The origins of Molino Macuitl: corn and family. Part II

Molino Macuitl offers traditional dishes and seasonal products directly to the table. It promotes local consumption and fair economy in San Jerónimo Tecuanipan, Puebla.

By Cocina Cinco Fuegos

Molino Macuitl y su origen el maíz y la familia. IICocina Cinco Fuegos

Criollo Huitlacoche

During the rainy season, we go out to collect huitlacoches and we prepare them in the following way: we husk corn kernels and sauté them with a bit of butter; we then add garlic, onion, poblano bell pepper strips, the huitlacoche, and add a little bit of mint.<br>

Molino Macuitl y su origen el maíz y la familia. IICocina Cinco Fuegos

Yellow criollo peach and sweet-milk pear

Essential ingredients for chile en nogada, which are harvested from the trees on our land. We are located in San Jerónimo Tecuanipan, 34 km from the city of Puebla and on the way to the majestic Popocatépetl volcano.<br>

Molino Macuitl y su origen el maíz y la familia. IICocina Cinco Fuegos

Organic huevos criollos

My grandmother Carmen is in charge of our hens and turkeys. She feeds them criollo corn and collects their eggs before other animals eat them.<br>

Molino Macuitl y su origen el maíz y la familia. IICocina Cinco Fuegos

Walnuts

Seasonal ingredient for chile en nogada, a dish we eagerly await each year, both because of its flavor and its subtle presentation. In addition to walnut trees, we have chirimoya, peach, apple, pear, lemon, lime, Chinese pomegranate, plum, and hawthorn fruit trees, to name a few...

Molino Macuitl y su origen el maíz y la familia. IICocina Cinco Fuegos

White mole with huitlacoche and xote

White mole is one of the most complex because of its balance between the spiciness of the güero chili and the flavor of the almonds and white pine nuts. <br>

For this mole, I treat the huitlacoche as if it were a protein, starting with a light roasting. Then I sauté it in toasted butter over low heat. I finish it with a little bit of truffle oil to bring out its flavor and grate a little bit of xote on top to give it notes of pine nut.<br>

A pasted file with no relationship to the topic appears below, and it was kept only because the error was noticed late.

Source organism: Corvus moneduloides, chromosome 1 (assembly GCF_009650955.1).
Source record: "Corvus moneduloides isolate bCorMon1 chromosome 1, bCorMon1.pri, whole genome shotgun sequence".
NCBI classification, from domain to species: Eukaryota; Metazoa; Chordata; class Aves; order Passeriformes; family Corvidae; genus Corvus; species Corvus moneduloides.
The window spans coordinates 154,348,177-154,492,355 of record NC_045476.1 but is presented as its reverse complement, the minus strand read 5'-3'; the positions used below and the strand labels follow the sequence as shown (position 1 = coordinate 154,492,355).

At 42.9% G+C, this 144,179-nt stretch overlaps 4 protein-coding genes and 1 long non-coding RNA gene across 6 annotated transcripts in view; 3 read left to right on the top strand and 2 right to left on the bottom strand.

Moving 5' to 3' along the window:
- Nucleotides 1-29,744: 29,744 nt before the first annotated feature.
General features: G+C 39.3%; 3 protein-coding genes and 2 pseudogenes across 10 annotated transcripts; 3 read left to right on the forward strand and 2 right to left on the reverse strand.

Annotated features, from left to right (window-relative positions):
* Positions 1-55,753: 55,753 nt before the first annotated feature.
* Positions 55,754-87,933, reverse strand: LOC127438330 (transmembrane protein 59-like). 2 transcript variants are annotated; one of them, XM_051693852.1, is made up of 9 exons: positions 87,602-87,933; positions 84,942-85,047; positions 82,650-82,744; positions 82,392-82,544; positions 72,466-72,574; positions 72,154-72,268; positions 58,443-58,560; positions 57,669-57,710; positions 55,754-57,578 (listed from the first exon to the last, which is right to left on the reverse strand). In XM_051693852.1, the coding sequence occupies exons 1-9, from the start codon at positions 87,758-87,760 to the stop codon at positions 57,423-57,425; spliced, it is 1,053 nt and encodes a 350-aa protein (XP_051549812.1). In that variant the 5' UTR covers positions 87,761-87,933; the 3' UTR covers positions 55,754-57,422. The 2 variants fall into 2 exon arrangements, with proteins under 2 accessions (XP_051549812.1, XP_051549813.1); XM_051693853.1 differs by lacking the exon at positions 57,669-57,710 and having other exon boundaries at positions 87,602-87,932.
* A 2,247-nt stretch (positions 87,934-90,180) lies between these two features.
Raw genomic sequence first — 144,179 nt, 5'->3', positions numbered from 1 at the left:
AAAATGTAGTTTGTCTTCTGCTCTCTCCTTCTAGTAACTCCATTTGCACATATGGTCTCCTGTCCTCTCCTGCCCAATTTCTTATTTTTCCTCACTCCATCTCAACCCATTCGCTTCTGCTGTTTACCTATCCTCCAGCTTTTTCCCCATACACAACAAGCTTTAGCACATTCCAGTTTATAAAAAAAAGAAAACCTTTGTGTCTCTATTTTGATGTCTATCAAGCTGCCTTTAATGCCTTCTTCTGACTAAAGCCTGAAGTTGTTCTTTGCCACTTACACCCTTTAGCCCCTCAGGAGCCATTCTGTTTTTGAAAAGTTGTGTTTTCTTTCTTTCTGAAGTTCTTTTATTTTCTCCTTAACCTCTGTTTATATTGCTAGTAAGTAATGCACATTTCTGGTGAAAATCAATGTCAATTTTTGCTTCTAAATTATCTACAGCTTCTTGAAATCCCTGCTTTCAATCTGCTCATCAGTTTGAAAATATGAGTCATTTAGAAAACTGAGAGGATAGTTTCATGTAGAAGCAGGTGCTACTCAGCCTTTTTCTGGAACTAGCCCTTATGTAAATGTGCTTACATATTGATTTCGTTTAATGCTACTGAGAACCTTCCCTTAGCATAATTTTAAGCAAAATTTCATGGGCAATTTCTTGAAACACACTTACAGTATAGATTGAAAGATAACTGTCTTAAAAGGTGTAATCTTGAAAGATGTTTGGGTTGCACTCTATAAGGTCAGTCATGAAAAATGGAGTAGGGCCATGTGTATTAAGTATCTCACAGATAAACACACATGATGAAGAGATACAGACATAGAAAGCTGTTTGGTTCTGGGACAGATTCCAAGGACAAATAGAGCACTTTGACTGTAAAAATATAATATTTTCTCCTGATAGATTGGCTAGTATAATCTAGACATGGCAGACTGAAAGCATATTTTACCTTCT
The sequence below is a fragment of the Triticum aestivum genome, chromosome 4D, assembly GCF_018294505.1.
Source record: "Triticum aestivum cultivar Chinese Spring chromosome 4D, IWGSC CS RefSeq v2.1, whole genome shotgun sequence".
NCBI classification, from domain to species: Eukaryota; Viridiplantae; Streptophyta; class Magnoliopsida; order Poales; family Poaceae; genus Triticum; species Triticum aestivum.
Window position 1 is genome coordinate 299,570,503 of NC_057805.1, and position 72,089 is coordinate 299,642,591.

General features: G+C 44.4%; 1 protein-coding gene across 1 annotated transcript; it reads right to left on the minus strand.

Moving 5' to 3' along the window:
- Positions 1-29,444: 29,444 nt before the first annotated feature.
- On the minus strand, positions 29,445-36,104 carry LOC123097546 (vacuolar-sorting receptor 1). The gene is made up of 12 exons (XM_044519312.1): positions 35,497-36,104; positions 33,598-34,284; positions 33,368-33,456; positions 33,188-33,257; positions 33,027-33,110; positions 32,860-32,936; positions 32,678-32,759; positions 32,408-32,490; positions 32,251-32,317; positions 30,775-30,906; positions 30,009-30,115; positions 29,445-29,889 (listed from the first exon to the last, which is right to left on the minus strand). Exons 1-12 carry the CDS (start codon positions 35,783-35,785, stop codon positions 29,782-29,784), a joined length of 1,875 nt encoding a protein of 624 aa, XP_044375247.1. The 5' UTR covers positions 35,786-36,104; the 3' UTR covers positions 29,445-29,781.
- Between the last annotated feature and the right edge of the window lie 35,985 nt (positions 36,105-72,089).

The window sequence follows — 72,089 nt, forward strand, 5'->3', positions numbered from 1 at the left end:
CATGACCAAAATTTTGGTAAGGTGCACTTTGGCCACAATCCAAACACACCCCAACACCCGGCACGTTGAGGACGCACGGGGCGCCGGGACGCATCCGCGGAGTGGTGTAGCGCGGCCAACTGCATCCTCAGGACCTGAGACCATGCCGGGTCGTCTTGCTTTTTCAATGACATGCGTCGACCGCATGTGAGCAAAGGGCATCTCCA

Molino Macuitl y su origen el maíz y la familia. IICocina Cinco Fuegos

Mole de olor, a four generations-old recipe

In my home, mole de olor is a family legacy dating back four generations. It has a very particular flavor between its spiciness, sweetness, texture and aroma. Preparing it is very complicated, given that it has 21 ingredients, most of which we harvest.<br>

Molino Macuitl y su origen el maíz y la familia. IICocina Cinco Fuegos

Yellow corn atole with orange leaf and cardamom

In our house in the mornings, and before going to the field to work, having an atole is the law of the land. It can be prepared with anything: corn masa, pinole, yellow, blue or colored corn flour. We add chocolate, cinnamon or cardamom to give it its aroma and flavor. <br>

Molino Macuitl y su origen el maíz y la familia. IICocina Cinco Fuegos

Chile en nogada: traditional recipe of the Macuitl family

We prepare chiles en nogada with the seasonal poblano peppers and with three varieties of peach: yellow, torito, white. To give them a distinctive taste, we cook the ingredients in clay casseroles and over a low flame. <br>

We finish it off with the walnut sauce and garnish it with pomegranate and parsley, all products that we harvest on our land.<br>

Molino Macuitl y su origen el maíz y la familia. IICocina Cinco Fuegos

Chili loco native to San Jerónimo Tecuanipan

The chili loco is very special in our cuisine. We use it both green and dry, for adobos, pipianes, longaniza, salsas and cumin tamales.<br>

Molino Macuitl y su origen el maíz y la familia. IICocina Cinco Fuegos

Hoja santa

It grows abundantly in our land, and is a frequent ingredient in our cooking. We use it in tamales, green pipián, chileatole and to season esquite. It is also added to quelites, halaches, huauzontles and verdolagas. <br>

Molino Macuitl y su origen el maíz y la familia. IICocina Cinco Fuegos

Blue corn and amaranth hotcakes

We make the hotcakes with blue corn and a guayaba compote flavored with lippia (an herb with notes of lemon) and an apipisco or jaltomate (a small, black wild tomato) sala, and we finish it off with elder flowers, all seasonal ingredients.<br>

Molino Macuitl y su origen el maíz y la familia. IICocina Cinco Fuegos

Tlacoyos with different types of beans

In our cooking, we make tlacoyos with three varieties of corn: yellow, blue and red. We can also use different fillings: black beans with avocado leaf, butter beans with guajillo chili and raw beans. <br>

Molino Macuitl y su origen el maíz y la familia. IICocina Cinco Fuegos

Cactus salad

We cure the cactus with white salt for a few minutes. Them we strain them and dress them with a little bit of garlic oil and chili oil. We add queso fresco, cambray onion, and radish and garnish with a healthy dose of cilantro.

We present the salad on a clay plate made in Reyes Metzontla.<br>

Molino Macuitl y su origen el maíz y la familia. IICocina Cinco Fuegos

Green chow chow

At home, we have five seasonal varieties of chow chow. This in particular is cooked with tequesquite and white salt. Once peeled, we add honey and lemon. We eat it as a dessert, and in this form, it's a delicious experience. <br>

Credits: Story

<b>Curators:</b> Gustavo Macuitl<br>Lilia Martínez y Torres<br>María de la Cruz Ríos Yanes<br><b>Photographers/Creators:</b> fonda.branding: 1, 2, 3, 4, 7, 9, 10, 11, 13, <br>Gustavo Macuitl: 5, 8, 12, 14, 15, 16, 18.<br>Angela Arciniaga: 6, 17.

Credits: All media
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